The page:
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In 1988, German‐speaking economists plan to celebrate the 150th anniversary of Gustav von Schmoller. Yet, in contemporary America, Schmoller is hardly known. His work is…
In 1988, German‐speaking economists plan to celebrate the 150th anniversary of Gustav von Schmoller. Yet, in contemporary America, Schmoller is hardly known. His work is almost completely locked up in the German language, save for his The Mercantile System and its Historical Significance, published in 1888 and his essay on “The Idea of Justice in Political Economy”. Furthermore, because he was not an econometrician or a mathematical economist, nobody has much use for Schmoller today anyway.
The purpose of this paper is to focus on links between former “Heilbronn Symposia” on social, economic and political changes, and evolutionary concepts of the nineteenth…
The purpose of this paper is to focus on links between former “Heilbronn Symposia” on social, economic and political changes, and evolutionary concepts of the nineteenth and early twentieth century to solve the “Social Question” (“S. Qu.”) in Germany.
The approach is based on references to authors of German historical schools, social policy, labor economics and liberal economic policy. The paper supplies a literature review in the area of social policy. It starts from different earlier definitions of the S. Qu. An overview is provided of selected studies of formerly leading German authors, who basically investigated economic and social policies conditioned by the existing economic system. The contents demonstrate different perspectives of the considered authors: Wilhelm Roscher's long‐term, even “modern” view of the development of property and wealth; Gustav Schmoller's broad view of economic and social development, demanding a strong state, efficient organizations of entrepreneurs and trade unions; Lujo Brentano's demand of basic institutional changes concerning labor markets and social security by trade unions; authors of different social‐economic studies written at the twentieth century, like Leopold von Wiese, Walter Eucken, Gerhard Weisser and Hans Peter Widmaier.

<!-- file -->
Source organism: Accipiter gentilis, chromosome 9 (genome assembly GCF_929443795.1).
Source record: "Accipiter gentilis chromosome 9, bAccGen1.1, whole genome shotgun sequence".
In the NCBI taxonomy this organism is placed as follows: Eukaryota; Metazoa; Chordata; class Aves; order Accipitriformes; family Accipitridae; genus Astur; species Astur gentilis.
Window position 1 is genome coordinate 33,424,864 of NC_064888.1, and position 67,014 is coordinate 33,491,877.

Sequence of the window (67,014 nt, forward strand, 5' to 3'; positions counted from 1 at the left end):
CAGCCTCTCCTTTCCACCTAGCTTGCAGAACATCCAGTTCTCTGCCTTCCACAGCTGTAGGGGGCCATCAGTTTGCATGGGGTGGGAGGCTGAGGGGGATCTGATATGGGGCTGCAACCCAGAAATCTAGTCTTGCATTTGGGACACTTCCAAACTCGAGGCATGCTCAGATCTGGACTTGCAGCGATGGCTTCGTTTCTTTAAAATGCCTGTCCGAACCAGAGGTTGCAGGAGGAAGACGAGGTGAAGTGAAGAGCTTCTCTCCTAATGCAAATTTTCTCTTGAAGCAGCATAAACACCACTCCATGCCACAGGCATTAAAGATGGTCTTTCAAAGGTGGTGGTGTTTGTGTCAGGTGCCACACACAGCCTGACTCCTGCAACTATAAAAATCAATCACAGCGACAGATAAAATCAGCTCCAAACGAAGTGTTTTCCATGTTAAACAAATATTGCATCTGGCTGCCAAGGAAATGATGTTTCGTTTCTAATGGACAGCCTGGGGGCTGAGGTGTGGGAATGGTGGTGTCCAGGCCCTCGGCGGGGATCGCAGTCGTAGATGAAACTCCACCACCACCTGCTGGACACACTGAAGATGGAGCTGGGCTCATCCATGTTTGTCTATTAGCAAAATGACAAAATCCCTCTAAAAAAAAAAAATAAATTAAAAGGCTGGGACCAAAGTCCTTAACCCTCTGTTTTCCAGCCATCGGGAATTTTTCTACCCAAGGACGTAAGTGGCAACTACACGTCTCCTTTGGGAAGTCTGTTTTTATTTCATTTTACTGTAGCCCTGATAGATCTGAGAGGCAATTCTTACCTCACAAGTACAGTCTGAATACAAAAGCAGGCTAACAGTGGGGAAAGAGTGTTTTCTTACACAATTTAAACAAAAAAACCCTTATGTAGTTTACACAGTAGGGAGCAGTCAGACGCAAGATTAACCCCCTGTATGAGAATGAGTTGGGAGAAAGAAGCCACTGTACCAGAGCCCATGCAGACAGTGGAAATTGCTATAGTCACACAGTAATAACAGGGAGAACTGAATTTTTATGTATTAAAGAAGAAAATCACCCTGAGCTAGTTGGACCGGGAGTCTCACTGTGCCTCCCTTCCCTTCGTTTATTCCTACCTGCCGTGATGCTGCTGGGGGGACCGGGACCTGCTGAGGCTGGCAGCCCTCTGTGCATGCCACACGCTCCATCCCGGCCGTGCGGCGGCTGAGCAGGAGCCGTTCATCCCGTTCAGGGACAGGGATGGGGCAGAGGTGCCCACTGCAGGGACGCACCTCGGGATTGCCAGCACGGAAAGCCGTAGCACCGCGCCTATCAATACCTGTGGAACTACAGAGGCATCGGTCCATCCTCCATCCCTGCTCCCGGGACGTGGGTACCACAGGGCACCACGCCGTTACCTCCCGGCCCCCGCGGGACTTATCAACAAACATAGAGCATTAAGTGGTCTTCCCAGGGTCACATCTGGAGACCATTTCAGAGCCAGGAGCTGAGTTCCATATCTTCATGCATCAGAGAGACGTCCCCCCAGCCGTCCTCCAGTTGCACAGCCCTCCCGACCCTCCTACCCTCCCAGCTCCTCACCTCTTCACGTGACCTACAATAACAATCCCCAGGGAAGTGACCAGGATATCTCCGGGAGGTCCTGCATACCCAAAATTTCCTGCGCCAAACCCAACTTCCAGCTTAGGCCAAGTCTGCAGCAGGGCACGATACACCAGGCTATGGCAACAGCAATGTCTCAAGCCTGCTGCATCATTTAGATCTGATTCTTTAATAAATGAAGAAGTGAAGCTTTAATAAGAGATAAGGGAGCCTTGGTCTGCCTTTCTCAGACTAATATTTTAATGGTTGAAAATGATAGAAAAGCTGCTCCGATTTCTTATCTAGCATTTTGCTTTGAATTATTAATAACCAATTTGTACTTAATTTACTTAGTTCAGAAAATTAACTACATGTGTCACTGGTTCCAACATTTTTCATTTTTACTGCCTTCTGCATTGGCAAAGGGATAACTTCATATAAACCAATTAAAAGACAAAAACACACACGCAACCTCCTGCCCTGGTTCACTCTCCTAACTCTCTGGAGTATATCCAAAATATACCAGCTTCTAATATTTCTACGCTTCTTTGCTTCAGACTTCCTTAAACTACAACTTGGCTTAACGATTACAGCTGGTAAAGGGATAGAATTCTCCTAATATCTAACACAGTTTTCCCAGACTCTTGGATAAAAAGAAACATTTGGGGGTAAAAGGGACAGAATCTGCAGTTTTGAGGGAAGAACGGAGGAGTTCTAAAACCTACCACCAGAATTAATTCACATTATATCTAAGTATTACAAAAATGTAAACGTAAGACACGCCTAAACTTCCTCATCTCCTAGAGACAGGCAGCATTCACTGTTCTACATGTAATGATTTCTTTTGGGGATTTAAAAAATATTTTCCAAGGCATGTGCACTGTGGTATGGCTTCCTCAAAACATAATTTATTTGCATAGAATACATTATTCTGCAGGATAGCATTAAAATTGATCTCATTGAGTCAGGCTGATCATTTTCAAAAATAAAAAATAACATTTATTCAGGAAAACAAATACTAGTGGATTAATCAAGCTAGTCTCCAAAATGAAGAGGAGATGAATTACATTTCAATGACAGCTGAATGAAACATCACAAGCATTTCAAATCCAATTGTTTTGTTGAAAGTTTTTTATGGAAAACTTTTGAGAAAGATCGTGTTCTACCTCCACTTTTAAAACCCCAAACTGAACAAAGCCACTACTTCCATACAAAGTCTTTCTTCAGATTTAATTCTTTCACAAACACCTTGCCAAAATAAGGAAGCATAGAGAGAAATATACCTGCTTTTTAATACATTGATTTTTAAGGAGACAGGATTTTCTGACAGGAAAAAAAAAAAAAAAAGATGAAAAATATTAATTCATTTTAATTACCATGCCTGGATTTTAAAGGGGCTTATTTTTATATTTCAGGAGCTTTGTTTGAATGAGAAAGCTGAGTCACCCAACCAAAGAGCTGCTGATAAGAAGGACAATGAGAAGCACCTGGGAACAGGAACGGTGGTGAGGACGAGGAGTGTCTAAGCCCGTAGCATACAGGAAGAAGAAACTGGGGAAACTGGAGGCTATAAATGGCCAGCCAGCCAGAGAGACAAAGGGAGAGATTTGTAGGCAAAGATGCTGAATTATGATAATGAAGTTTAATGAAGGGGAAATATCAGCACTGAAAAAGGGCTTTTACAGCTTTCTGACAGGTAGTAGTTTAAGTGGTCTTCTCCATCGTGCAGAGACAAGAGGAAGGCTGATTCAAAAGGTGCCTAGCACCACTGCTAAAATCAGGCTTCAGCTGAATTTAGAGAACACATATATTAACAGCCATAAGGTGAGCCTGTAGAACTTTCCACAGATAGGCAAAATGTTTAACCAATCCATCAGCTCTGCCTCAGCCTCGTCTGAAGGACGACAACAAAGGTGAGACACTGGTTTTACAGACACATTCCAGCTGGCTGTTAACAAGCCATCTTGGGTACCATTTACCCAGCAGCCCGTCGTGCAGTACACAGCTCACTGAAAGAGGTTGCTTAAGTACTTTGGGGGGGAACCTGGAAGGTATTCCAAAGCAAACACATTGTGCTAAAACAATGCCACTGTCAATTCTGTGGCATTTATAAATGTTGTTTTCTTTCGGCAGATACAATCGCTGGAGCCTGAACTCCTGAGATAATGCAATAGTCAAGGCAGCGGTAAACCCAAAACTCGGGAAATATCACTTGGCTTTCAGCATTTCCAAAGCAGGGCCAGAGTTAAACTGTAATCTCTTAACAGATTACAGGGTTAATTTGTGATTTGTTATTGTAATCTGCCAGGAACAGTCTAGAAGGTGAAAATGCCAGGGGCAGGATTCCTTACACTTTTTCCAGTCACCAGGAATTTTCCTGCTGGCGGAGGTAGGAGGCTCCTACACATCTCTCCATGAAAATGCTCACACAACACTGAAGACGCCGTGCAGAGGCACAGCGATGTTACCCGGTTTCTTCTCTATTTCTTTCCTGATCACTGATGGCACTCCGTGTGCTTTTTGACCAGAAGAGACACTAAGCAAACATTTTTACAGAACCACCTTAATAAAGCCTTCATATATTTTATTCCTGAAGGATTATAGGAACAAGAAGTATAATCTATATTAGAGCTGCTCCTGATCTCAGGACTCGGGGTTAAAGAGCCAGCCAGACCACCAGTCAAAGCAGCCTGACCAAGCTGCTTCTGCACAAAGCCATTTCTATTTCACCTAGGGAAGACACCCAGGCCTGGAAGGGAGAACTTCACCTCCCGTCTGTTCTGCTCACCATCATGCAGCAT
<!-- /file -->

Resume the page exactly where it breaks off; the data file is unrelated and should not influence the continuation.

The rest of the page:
The findings point out: not all of the considered authors applied the same long‐term view; all of the authors demonstrated negative social effects of industrialization; authors of the twentieth century pointed out a broader concern of S. Qu. and social policy than former authors.
Areas of future research include: a broadening perspective of long‐term studies, and an increasing demand for analyses of social disturbances and of effects of social policy on the distribution of life conditions.
The comparison of selected authors focusing on their views of the S. Qu. in Germany during the nineteenth and twentieth centuries allows for special conclusions related to the causes, performance and measures to solve or at least reduce the burden of the S. Qu. in the considered economy.
In 1911 Sombart published Die Juden und das Wirtschaftsleben (Jews and Economic Life). As is well known Sombart conceived his essay – a response to Max Weber’s Die…
In 1911 Sombart published Die Juden und das Wirtschaftsleben (Jews and Economic Life). As is well known Sombart conceived his essay – a response to Max Weber’s Die protestantische Ethik und der Geist des Kapitalismus (Protestant Ethics and the Spirit of Capitalism) – as an attempt ‘to study more carefully’ the influence of religion on economic life, to focus on the relationship between religion and the spread of the ‘spirit of capitalism’ and to explain the historical evolution of modern capitalism (from early to late capitalism).